It is four years and counting since Theresa May made her teary exit from No 10. That is sufficient time to dab her eyes, reflect on her life and write a memoir, but this is not one. Perhaps the wounds of a miserable prime ministership are still weeping too painfully to address her period in power at length. In the introduction, she says this book “is not an attempt to justify certain decisions I made in office”, though we will later discover that this is not wholly true.
Her central theme is how power is abused by public institutions and those who control them. This ought to be a compelling subject, given how many grotesque and flagrant examples we have witnessed over recent years. It is impossible to quarrel with her contention that “lives have been damaged and sometimes destroyed” by bad actors and negligent ones.
She is far from the first to note that the reflex instinct of many institutions is to close ranks and try to cover up rotten decision-making in order to protect the reputations of organisations and those who run them. This may not be an original observation, but it has extra heft when it comes from someone who was home secretary for six years and prime minister for three.
Examples she explores include the unlawful killing of the 97 football fans who died as a result of a crush in the stands at Sheffield’s Hillsborough football stadium; the inferno at Grenfell Tower that took 72 lives, shattered a community and shocked the nation; child sexual abuse in Rotherham; and bullying and sexual predation at Westminster. There are many more cases that would have merited inclusion, among them the Post Office scandal involving the wrongful prosecutions of hundreds of post office operators falsely accused of fraud, leading to imprisonments of the innocent, sackings, bankruptcies, ill-health and suicides.
May’s prose is plain – she is no more gifted as a wordsmith than she is sparkling as an orator – but she can be punchy. “South Yorkshire police created a web of obfuscation and lies to lay the blame on fans,” she writes of the way in which Liverpool supporters at Hillsborough were smeared in an attempt to divert blame for that disaster away from policing failures by falsely assigning culpability for their deaths to the football fans themselves.
There was a concerted and mendacious effort to traduce the fans as drunken hooligans by “police, the media and some politicians”. That’s true without being as accurate as it might be. May is not always as hard-hitting as she could be when her own party and its allies are complicit in the abuse. She should have written (my additions in italics) that the smear campaign was conducted by “police, the rightwing media and some Conservative politicians”.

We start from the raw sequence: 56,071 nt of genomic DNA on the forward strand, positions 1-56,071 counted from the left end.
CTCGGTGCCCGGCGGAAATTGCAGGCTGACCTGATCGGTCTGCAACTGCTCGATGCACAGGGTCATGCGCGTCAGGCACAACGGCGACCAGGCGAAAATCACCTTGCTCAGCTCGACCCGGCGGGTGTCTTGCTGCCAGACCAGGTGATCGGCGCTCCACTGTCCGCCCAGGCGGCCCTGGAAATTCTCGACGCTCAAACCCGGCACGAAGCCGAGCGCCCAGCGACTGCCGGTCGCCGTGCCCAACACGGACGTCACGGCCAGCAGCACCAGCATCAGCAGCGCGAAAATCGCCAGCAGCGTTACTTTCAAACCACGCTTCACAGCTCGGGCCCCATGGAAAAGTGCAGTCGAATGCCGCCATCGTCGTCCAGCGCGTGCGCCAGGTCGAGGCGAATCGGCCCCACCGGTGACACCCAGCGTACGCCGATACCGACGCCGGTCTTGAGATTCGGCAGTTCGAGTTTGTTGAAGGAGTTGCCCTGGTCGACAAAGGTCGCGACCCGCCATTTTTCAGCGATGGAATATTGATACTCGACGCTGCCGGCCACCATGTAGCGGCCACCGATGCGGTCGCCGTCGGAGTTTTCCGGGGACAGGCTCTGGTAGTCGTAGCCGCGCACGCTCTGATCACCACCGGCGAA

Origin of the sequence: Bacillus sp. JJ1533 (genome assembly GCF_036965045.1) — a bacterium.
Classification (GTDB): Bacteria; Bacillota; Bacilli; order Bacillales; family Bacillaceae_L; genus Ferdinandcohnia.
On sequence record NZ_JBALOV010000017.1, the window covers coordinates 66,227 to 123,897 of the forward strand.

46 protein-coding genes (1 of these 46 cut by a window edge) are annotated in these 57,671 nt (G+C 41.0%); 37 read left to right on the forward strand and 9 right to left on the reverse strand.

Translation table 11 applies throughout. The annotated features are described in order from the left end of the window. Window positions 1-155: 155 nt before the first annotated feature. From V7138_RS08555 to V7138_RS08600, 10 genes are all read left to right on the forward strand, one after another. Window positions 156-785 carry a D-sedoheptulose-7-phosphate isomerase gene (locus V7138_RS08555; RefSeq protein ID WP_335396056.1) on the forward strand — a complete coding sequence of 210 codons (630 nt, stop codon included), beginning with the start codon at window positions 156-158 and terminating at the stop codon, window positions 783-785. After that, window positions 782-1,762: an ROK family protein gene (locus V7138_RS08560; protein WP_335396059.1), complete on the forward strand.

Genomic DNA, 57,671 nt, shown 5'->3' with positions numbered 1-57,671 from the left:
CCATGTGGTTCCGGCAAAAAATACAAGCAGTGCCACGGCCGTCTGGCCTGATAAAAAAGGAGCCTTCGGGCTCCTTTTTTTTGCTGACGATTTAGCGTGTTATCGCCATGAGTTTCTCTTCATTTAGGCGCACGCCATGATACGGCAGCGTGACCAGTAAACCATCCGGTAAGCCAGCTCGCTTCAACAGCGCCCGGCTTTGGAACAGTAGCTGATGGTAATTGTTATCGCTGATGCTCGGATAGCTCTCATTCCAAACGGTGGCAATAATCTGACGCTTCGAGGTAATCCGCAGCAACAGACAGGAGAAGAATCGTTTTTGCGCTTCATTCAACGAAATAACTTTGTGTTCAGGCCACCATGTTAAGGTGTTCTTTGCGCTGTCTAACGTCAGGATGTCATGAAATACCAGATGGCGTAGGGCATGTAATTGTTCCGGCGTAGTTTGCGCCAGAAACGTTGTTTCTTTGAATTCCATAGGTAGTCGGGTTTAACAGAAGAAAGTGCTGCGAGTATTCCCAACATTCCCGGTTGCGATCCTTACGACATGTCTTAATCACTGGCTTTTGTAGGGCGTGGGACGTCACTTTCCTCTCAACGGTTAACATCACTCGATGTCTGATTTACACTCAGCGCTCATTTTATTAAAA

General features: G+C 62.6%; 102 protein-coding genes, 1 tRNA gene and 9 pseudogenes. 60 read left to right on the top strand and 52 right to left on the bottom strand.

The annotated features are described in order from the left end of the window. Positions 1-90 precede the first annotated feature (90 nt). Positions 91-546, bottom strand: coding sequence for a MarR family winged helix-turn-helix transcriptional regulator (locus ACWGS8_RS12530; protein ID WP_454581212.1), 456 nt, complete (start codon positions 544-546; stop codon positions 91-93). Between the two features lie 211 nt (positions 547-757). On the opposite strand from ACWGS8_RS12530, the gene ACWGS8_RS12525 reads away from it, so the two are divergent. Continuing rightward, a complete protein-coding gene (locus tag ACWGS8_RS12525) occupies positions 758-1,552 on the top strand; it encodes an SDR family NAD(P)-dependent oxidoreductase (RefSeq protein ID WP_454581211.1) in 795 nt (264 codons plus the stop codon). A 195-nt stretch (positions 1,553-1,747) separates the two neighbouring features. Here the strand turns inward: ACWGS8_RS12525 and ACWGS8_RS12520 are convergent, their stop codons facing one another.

After a very long wait, those bereaved by the Hillsborough disaster finally received a full admission by the state of who was truly to blame and an apology in parliament as a result of an inquiry originally set up under New Labour when Alan Johnson was home secretary. May seeks credit for herself – this comes over as rather needy – for deciding to let the Hillsborough independent panel continue when she took over at the Home Office. That scandal occurred long before she was anywhere near government so she finds it easy to use it to present herself as an enemy of injustice and a champion of its victims.
The acid test of this book is how she addresses the Windrush scandal, one of the most despicable abuses of state power because people who had been living in and contributing to the UK for decades were suddenly and entirely wrongly told that they had no right to be here. This scandal very much occurred on her watch. It was unfolding during her time as home secretary and seized national attention when she was at No 10.
By any measure, the disgusting maltreatment of the Windrush generation was a vicious assault by the state on the rights of citizens that inflicted terrible harm on them. But when she’s personally at the heart of the matter, May becomes much less enthusiastic about lacerating the blunders of the powerful. There’s a rather grudging admission that her use of the phrase “hostile environment” was “in retrospect, not a good term to use”.
She presents the Windrush scandal less as the absolute outrage that it was and more as a kind of accident waiting to happen. She spreads the burden of guilt across “the failure of successive governments”, going all the way back to that of Clement Attlee in the late 1940s, to ensure that the Windrush generation “possessed evidence of their right to be in the UK”. She makes a point of saying that there were “27 different home secretaries” between 1948 and 2017, insinuating that she was unlucky that this scandal blew up when she was in charge.